In Chapter 4 Caferro examines the wage data available for workers employed in the Ubaldini war in the light of claims in the larger scholarship about the effect of the plague on wages. Although he finds that wages increased for infantrymen, the cavalry experienced no similar increase, leading him to consider alternative constructions of infantry and cavalry in terms of social position and therefore, arguably, expectations about compensation and service. Caferro suggests that the cavalry, though mercenaries whom he calls "the most relentlessly misunderstood figure[s] of medieval history" (144), should be understood as clearly associated with aristocratic identity and patterns of warfare. He distinguishes them sharply from the infantry whose associations were more with the workers and guild structures of the popolo which, in Caferro's view, led them to negotiate more aggressively to avoid paying the dirittura tax and to seek other economic benefits.

Chapter 5 looks at the realities of how people worked (especially in terms of length of contracts), in what currency they were paid, and how their roles might vary with their current employment contract or their status as famigliariof the commune.Throughout, Caferro's goal is to point out how mutable work was, how variously paid, and how distant from the bureaucratic rationality identified by earlier scholars as characteristic of this period. He is particularly concerned to understand work and wages in their cultural context and to avoid generalizing and "normalizing" fourteenth-century work in ways that try to make it fit twenty-first-century patterns and expectations.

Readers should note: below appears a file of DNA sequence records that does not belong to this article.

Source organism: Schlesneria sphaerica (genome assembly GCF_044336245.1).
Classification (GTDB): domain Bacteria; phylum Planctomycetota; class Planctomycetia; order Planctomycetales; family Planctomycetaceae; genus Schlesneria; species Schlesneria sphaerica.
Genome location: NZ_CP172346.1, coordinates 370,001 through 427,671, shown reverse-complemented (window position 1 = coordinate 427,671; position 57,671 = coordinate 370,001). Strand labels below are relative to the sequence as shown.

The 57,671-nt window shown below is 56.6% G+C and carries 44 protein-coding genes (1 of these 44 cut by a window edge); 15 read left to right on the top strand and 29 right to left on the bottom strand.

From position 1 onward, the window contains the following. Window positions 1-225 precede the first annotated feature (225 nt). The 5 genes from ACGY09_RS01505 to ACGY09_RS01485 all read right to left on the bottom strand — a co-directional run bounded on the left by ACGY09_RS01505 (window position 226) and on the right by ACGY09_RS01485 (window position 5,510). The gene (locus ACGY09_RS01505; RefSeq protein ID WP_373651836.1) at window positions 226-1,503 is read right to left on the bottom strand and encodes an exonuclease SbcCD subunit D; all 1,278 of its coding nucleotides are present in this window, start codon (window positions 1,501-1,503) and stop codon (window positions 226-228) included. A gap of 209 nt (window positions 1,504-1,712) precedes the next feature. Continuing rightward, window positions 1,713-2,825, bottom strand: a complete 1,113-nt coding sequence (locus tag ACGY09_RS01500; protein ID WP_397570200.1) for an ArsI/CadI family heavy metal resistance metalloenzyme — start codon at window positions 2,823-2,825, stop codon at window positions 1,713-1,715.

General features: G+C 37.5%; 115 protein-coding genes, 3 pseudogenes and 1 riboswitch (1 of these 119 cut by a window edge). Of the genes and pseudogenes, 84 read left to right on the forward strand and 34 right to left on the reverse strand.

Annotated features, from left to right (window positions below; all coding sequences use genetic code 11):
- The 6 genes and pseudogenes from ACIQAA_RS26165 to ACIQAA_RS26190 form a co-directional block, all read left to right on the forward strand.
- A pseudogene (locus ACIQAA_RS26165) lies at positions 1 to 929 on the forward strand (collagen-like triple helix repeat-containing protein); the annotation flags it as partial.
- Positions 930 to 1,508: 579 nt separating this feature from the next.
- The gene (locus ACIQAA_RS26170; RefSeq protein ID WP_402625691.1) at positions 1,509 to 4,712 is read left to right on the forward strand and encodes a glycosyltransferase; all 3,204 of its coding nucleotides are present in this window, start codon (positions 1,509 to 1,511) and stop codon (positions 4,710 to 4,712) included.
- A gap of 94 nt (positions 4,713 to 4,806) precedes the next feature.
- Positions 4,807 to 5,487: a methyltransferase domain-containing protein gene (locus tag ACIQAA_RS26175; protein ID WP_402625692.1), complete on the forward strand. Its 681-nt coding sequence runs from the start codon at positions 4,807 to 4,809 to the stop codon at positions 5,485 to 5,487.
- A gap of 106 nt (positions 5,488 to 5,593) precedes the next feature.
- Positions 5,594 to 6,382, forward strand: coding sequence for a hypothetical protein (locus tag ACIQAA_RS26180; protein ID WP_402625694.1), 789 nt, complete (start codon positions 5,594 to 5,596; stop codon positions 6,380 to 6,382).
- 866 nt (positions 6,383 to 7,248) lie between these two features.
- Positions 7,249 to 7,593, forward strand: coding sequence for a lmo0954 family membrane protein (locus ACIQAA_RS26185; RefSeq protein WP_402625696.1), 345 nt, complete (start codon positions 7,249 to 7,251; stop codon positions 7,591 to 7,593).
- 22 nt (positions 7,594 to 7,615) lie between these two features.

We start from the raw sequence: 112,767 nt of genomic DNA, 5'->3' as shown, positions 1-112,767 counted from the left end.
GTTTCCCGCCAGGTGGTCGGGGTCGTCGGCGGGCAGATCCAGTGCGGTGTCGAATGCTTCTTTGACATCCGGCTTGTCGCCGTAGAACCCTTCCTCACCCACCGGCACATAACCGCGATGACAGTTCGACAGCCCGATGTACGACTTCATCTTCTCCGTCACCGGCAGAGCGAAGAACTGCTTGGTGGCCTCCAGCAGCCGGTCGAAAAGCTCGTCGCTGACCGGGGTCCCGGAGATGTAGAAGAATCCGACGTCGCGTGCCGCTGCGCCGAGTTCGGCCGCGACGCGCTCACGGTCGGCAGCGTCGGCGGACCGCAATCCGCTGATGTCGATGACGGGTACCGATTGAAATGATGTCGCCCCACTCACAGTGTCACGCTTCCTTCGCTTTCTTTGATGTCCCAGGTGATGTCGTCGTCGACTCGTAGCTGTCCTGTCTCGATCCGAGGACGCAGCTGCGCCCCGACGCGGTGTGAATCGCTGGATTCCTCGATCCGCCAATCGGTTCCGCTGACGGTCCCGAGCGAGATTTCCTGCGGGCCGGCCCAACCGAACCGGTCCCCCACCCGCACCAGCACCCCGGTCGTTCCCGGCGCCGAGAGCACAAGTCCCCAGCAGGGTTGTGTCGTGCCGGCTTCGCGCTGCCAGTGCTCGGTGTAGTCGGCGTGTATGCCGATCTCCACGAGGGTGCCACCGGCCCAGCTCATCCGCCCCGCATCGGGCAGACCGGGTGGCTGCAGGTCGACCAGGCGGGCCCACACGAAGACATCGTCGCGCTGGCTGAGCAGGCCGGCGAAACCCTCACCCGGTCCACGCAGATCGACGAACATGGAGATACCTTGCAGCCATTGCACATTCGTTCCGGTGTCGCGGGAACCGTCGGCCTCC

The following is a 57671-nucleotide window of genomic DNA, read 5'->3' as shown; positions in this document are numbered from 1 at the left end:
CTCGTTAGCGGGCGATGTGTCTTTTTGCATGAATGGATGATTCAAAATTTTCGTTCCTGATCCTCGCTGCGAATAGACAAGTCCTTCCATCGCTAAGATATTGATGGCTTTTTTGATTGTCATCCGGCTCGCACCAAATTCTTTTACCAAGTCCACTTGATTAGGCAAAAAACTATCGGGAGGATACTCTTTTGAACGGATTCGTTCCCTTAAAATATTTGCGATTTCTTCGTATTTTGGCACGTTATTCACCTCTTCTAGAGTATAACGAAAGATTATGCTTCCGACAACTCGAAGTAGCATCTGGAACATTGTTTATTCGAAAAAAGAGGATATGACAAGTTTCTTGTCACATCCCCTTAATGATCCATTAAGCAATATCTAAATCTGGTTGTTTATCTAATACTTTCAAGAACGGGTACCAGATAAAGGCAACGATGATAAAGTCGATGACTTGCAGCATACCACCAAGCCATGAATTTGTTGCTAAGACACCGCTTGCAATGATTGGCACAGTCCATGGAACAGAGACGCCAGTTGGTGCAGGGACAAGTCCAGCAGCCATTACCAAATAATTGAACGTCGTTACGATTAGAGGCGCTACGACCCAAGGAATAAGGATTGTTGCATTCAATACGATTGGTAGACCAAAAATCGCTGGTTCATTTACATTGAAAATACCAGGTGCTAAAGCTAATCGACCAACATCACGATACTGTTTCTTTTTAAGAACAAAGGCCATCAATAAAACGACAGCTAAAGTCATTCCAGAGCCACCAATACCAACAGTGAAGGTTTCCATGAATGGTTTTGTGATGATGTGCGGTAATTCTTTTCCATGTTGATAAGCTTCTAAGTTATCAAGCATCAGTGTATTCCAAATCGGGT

In summary, Caferro uses the war as a source for information on the wages and work of the wide range of personnel needed to wage even a smallish war. He analyzes wage data to discuss the status of various types of war work, the effect of the Black Death on wages, and the importance of historical context in understanding the meaning of wages. His central chapters reveal the complexity of Florentine funding for war, the involvement of many people in many different offices, and, above all, some clear differences in which wages rose and which did not between 1348 and 1349.

In addition to its explicit contribution to the problem of wages during the plague, the book speaks to the practice of economic history more generally. Caferro calls for highly contextualized study of issues around prices and wages, requiring specialized knowledge of the period, the politics, the institutions, and the values of the culture. Only such a study can prompt questions that reveal underlying assumptions and that protect historians from importing (for example) modern ideas about "work" and "family." Above all, Caferro expresses concern that studies of wages often choose data that seem convenient or that fit easily into models, sometimes without due regard for the specificities and differences of the medieval context.